One year on and it’s another Great Escape Festival in Brighton. Over 300 bands across 30 venues. Of course, over the past month or so I’ve been listening to a festival playlist to work out the best bands to see, and on Monday we got the gig planner, with the usual news that bands we want to see are clashing.
As like last year, Sarah and Mark joined us from Bristol for the three days. And at midday on Thursday we set into town to grab our wrist bands and programmes, via co-op for some tasty fresh croissants. At Jubilee Square the TGE staff struggle to snap on each of our cotton itchy-feeling wrist bands.
The first set we wanted to see was at The Prince Albert, back up towards the station, a small but famous venue that we missed out on last year. Climbing the narrow staircase, we entered our first gig of the festival. Wow, this place is tiny, and packed. We squeezed through to the back, and stood beneath a fan to stay cool, it was already very hot inside.
Big Wave Riders were up first, a band from Helsinki, this was their first show abroad. Echoes, waves, and experimental rhythms. They were a good opener to our day. From the back Sam couldn’t see much, and we held our lagers, bopping our heads along to the beats.
François and the Atlas Mountains filled the stage next, on the small stage they were really very cramped. Sam and I had been playing their album beforehand, “E Volo Love”, dancing around the living room to “Les Plus Beaux”, as if we were on top of the pops. French lyrics meld with a joyous african rhythm, to create something lovely. But the performance wasn’t without hindrance, a mic broke, and many songs were interrupted with white noise or feedback. The band shone through these technical problems, “these things happen”, François said.
Porcelain Raft are one of my favourite bands at the moment. I’d seen them live with M83 but hadn’t heard their album at that point. “Is it too deep for you?” and “Backwords” are fantastic, wistful, hypnotic, dreamy songs. Perhaps I’d hyped them up too much, but this set was awful, not that I fault the band themselves. The Prince Albert was full, people were squeezing in, it was hot and humid, we wanted lunch and it was overwhelming, but not in a good way. The two piece struggled to cope with The Prince Albert’s sound setup: the snares were penetrating and the lyrics became drowned out, the balance was all wrong, not to mention the earthy buzz that surrounded everything. It was also very loud and we’d forgotten our ear plugs. Simply the wrong atmosphere and environment for this relaxing music.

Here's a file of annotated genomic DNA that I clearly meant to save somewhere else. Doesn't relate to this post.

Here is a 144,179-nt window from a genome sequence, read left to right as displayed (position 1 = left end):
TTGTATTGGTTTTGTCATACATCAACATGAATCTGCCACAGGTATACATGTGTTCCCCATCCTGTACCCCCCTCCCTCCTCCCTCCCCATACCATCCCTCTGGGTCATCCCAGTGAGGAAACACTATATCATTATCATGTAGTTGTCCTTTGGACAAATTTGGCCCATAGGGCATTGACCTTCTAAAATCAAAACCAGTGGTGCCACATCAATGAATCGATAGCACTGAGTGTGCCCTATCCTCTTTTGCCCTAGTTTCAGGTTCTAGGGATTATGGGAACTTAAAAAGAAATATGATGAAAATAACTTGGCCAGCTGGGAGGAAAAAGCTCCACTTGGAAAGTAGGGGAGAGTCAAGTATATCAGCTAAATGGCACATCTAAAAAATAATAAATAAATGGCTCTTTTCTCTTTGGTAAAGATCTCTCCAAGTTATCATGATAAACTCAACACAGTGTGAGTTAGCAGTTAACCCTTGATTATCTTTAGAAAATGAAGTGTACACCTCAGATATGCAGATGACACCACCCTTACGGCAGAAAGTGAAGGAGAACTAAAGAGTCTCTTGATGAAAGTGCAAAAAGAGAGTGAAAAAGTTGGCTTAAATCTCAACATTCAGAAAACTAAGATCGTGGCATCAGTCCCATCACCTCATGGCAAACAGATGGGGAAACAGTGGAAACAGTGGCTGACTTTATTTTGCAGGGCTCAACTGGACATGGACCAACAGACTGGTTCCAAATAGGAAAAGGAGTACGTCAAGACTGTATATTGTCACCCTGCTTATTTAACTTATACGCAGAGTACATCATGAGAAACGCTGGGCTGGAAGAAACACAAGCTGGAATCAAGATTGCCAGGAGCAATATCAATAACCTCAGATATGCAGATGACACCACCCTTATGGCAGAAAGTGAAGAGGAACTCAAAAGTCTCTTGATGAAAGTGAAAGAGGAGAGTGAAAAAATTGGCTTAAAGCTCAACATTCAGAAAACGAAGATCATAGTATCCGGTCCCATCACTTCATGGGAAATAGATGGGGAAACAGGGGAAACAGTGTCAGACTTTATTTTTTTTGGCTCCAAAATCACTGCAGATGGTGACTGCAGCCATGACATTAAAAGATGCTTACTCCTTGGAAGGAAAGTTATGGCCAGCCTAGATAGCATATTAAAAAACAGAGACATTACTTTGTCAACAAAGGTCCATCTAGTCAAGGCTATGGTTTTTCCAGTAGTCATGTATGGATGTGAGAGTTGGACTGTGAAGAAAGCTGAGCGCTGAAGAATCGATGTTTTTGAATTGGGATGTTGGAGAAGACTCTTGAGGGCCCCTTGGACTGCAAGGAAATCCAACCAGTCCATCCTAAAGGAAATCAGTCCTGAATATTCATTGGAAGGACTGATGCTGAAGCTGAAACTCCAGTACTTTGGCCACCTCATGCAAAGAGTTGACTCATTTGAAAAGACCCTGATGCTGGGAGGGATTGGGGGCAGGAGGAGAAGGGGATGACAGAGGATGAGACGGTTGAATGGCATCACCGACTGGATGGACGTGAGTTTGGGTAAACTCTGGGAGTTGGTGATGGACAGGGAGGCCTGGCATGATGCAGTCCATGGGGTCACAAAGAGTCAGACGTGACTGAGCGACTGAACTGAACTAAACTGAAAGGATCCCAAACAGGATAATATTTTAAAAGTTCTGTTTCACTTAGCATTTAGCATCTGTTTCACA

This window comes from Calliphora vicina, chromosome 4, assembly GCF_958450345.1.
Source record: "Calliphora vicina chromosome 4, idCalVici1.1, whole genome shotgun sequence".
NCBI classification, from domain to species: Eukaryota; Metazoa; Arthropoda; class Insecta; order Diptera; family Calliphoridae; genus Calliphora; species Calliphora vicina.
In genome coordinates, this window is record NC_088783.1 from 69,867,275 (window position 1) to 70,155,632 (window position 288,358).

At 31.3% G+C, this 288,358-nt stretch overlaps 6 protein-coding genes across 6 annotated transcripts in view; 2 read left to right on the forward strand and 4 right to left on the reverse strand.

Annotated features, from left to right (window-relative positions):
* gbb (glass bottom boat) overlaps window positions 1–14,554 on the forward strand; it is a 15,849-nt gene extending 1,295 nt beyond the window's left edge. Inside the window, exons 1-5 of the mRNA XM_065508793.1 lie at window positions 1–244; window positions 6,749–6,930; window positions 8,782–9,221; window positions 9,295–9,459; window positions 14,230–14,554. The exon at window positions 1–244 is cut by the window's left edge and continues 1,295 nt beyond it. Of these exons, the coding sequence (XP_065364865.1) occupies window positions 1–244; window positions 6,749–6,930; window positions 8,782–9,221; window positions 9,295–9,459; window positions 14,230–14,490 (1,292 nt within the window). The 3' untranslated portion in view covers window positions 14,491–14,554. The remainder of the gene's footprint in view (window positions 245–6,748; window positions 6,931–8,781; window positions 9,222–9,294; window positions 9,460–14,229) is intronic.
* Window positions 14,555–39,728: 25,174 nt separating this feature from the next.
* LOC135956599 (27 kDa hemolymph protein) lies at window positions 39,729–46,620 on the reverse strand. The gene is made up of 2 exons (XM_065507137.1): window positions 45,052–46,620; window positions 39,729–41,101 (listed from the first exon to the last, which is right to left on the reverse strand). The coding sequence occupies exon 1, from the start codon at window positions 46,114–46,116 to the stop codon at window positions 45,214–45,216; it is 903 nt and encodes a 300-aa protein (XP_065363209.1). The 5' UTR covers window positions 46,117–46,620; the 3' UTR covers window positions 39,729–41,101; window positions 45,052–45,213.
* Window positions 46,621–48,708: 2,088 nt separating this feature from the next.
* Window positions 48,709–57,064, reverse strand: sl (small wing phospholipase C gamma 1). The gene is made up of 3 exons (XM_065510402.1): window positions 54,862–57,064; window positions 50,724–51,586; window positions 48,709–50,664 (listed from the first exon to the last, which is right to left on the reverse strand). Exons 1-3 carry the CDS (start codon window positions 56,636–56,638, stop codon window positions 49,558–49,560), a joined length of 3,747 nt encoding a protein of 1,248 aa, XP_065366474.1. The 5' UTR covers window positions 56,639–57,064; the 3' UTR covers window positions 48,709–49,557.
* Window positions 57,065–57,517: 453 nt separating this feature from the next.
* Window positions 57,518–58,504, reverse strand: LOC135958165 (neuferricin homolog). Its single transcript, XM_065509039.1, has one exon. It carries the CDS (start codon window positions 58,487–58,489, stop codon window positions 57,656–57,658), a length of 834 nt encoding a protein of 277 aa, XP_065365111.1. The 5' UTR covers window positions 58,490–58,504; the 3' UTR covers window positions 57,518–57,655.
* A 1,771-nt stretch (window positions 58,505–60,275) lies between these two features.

We’d planned to stay on for College, the queues were heading out the building and around the corner. But we were desperate for some food and I couldn’t stand another act suffering the same fait, we trickled out down the fire escape and set out for lunch. At Pompoko, opposite the corn exchange, we sat by the door and shared Japanese takoyaki with Buta/Tori Chilli Don.
Eager for more music we stopped by at our favourite Queens Hotel venue, a downstairs carpeted venue where you can sit back and listen to whoever is playing. We opened our festival here last year. This time we caught the end of AlicebanD and Canvas Wall, introduced by a local radio station and part of the Alternate Escape.
It was overcast, the clouds were heavy and there was faint mist. We went home, had a 30 minute nap, some coffee and back out again for the evening sessions.
First up, Sticky Mike’s Frog Bar for Young Dreams. Downstairs, in the dark, another small venue, we stood right at the front in the middle, Sam would at least see one band without some tall guy getting in the way. Described as tropicalia, psychedelic rock, they combined synths, guitars and tambourines with a pop sensibility. Their self-titled track, “Young Dreams”, stood out from the set, it was excellent.
New Look followed, a two piece haling from Canada. Futuristic, minimal pop laced with dubstep. Their self-titled album attracted me, “The Ballad” standing out. As a live act, Sarah Ruba looked gorgeous in 1940s attire, alongside her smartly dressed buttoned up collar husband, Adam Pavao. Together they played their minimal pop, as patterns of light danced across the stage. But the set lacked energy, and began to sound ‘same-y’, it was perhaps too minimal. Not until the final track, “Teen Need”, did we really see what they were capable of.
Next up, the Pavilion Theatre for Club Uncut, a favourite venue of ours from last year. We intended to see Willy Mason, but arrived to join the back of an enormous queue. Oh dear. In the cold and dark, we stood, waiting to get in. “You have zero chance of getting in”, a security fella kept telling us and everyone else, “it’s been one in one out for the last hour”. That was great, he made people leave the queue and we moved closer. Willy Mason’s set started, we didn’t get in, but then we also wanted to see Django Django, up later. We considered the Corn Exchange and Mystery Jets, but hedged our bets on people leaving when Willy was done. And it paid off, we made it in.
We got in before TOY started, a krautrock post-rock act with long hair, with a singer that sounded like a heavy Jarvis Cocker. Despite all that we really enjoyed their 7 minute epic tracks. A pleasant surprise.
Next up were Django Django, headlining the evening, a Scottish quartet, “art-rock that melds intangible electronic flourishes to the visceral rub of live instrumentation”. You could also describe them as psychedelic rock, a concoction of 80s rhythm and 60s beach boy-esque vocal harmonies. Either way, I think they’re awesome, and enjoyed the set immensely, dancing like a fool to all the tracks, even to the Egyptian themed “Skies over Cairo”.
In the fog we walked home, our legs tired from standing all day. Day one over. Two days to go.